WordPress made sure to remind me that today is a special day:
Three years ago, I started Random Waypoint with my first post. I had just left my raiding guild, and for the first time in years, I felt directionless when it came to MMOs. Well, I guess that’s not completely true, because I had already started feeling like that for some time before I left the guild, but inertia kept me playing.
Since then, it’s been an up and down here, especially when it comes to posts. Phases of almost-daily posting or at least two-to-three-times weekly are separated by long periods of silence. So I’m happy even more about people who keep my blog on the back burner and continue reading when I pop up again. I’m not very good at writing regularly on a grand timescale, but I still enjoy doing it now and then. Every now and then, I even genuinely like posts that I have written!
Since it’s time to look back, and since wordpress provides some neat historical data, what better to do than show some plots?
More plots, more plots! (Click to enlarge; goes for all of them.)
Red diamonds on the timeline are posts. Since the beginning three years ago, I’ve written 186 posts, which means about 0.16 posts per day, or 1.2 per week. That only tells half the story, though. Since this blog goes through phases of activity and phases of silence, I identified them in the timeline: The grey areas are times of activity. You can see that I started enthusiastically, writing posts very regularly for about 10 months (from July 2011 to May 2012). I then had my first lull, and came back just in time for the first anniversary. It felt weird to write a “happy anniversary” post as the first one after two months of silence, though, so I didn’t that year. I went back to posting regularly for about 4 months, before I fell off the face of the earth for an extremely long time: my longest break up to now was from November 2012 to July 2013, a full eight months with only two posts in-between! Again, I came back just in time for the anniversary, and again, it didn’t feel appropriate to write a post about it. (It seems there is something about the dog days of summer that drives me to write blog posts. No idea why.) Since then, I’ve gotten into an on–off routine: 4 months of posting, 2 months of silence. Going by that rule, you’ll get some semi-regular reads until November! Even this time around, I only came back just in time for the anniversary, but this year, I was curious enough myself to crunch the data. Coming back to the beginning, while I wrote 1.2 posts per week over the lifetime of this blog, if you only take the active times, we get an average of 2.1 posts per week. That’s pretty close to the unofficial “2 posts per week” minimum that I have in my head.
OK, so we’ve seen what my posting behavior is. How does that influence views? In fact, how many views does this blog get, anyway?
It’s not a huge-volume affair, but it gets regular traffic: I’m close to 10,000 views now. As I’m writing this, the counter is up to 9,788 views. That’s about 9 views per day, or 52 views per posts. Of course, these are again distributed very unevenly. Time for another plot!
First things first: writing posts produces views. Surprise! It would be very sad if it were otherwise. Because then I’d have to assume only bots came by. That said, even during times of inactivity, some low-volume traffic remains. I assume these must be bots that are not filtered out by the wordpress statistics, and people who prefer to check the blog directly every now and then instead of using an RSS reader (you can also use Twitter now to get notifications).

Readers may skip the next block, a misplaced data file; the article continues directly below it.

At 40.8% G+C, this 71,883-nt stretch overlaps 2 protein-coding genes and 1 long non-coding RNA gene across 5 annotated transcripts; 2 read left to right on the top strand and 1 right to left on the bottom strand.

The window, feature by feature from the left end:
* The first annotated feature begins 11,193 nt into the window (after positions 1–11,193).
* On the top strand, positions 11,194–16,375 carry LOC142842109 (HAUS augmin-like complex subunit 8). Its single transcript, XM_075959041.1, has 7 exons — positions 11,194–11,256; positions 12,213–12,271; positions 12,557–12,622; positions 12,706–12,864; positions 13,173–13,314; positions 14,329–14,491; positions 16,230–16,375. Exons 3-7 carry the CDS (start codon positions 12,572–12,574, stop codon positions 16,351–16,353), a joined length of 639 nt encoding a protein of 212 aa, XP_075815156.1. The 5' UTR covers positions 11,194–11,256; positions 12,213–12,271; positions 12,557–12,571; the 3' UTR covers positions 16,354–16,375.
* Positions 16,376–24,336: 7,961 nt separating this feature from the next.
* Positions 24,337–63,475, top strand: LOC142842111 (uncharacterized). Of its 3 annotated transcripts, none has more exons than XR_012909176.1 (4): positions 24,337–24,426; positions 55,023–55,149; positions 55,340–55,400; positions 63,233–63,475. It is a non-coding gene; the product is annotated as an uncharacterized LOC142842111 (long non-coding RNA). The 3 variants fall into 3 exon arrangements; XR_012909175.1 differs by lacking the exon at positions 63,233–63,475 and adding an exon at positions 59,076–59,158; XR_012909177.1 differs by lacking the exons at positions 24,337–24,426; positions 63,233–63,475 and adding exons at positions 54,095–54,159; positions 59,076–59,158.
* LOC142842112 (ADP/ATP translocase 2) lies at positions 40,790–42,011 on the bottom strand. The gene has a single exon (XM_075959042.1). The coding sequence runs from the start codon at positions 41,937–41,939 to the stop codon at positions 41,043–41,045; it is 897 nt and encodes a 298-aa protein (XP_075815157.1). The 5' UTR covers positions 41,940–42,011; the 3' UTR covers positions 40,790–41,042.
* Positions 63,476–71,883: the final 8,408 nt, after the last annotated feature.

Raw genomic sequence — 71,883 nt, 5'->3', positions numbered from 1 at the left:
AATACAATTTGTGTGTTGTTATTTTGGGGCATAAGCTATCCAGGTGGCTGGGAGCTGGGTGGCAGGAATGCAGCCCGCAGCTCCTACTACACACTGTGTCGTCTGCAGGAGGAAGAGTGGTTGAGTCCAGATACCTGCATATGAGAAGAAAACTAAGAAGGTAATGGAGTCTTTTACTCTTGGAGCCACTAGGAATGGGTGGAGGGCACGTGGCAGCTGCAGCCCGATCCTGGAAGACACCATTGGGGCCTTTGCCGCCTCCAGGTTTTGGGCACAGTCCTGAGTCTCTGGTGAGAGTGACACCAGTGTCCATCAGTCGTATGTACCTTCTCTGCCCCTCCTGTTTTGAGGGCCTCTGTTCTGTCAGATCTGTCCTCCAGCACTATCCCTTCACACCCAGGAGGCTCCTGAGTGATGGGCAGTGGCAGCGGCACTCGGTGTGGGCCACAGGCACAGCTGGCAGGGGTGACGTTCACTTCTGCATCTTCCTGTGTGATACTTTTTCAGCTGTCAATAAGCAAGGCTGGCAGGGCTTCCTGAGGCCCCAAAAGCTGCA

You can also see a good example of how it takes time for a blog to take off. Even though I posted a lot in the beginning, it took a few months to attract regular viewers. I’ve been considering selecting some of the better posts from that time and reblogging them as “reruns” during lulls, because some of them never got much attention.
The amount of traffic that a post produces is both very irregular and almost completely unpredictable. Posts you spend ages on tinkering to near-perfection don’t make any impression, while a fast throwaway comment makes your status updates blink like a Christmas tree. This is probably nothing that comes as any surprise to those who write themselves. Every now and then, a post can get 60, 70 views within a day. Even more rarely, things go crazy. There are two events that dwarf the rest of the daily-pageviews statistic: (a) marks my top day in views in the last three years. One of my posts got mentioned on the MMO Melting Pot, and directed a lot of viewers over here. This wasn’t the first time I got mentioned on the Melting Pot, and it wasn’t the last either, but something must’ve been special about this one. Maybe it was the right post at the right time, or maybe it was a windfall of something larger happening. Maybe the MMO Melting Pot, in turn, had just gotten mentioned on a very large site? We’ll never know. (I miss the Pot, by the way. It was a great way to find new blogs.) (b) is an event that puzzles me. I have no idea what happened. Checking the logs, it looks like just a lot of random pages being accessed. Maybe it was an unfiltered robot, or somebody got really interested and went through a lot of posts.
These days, every new posts gets around 20–30 views within the first 24 hours. On the downside, that means that, when I give a lecture, I have an audience 5–10 times as large. On the upside, I’m pretty sure that my readers are much more interested in what I say than most students. My readers even come voluntarily, and without an exam to guilt them into the lecture. (That would be a funny thought, though. An MMO blog exam. Hm….)
Speaking of my readers, I have to thank them for being so faithful, even during the times of silence, and always coming back. While I try to follow the rule of “write for yourself, not for others” (which is one of the reasons that, when I really don’t feel like it, I just don’t write for myself), it’s a great motivation to see people reading, and especially commenting.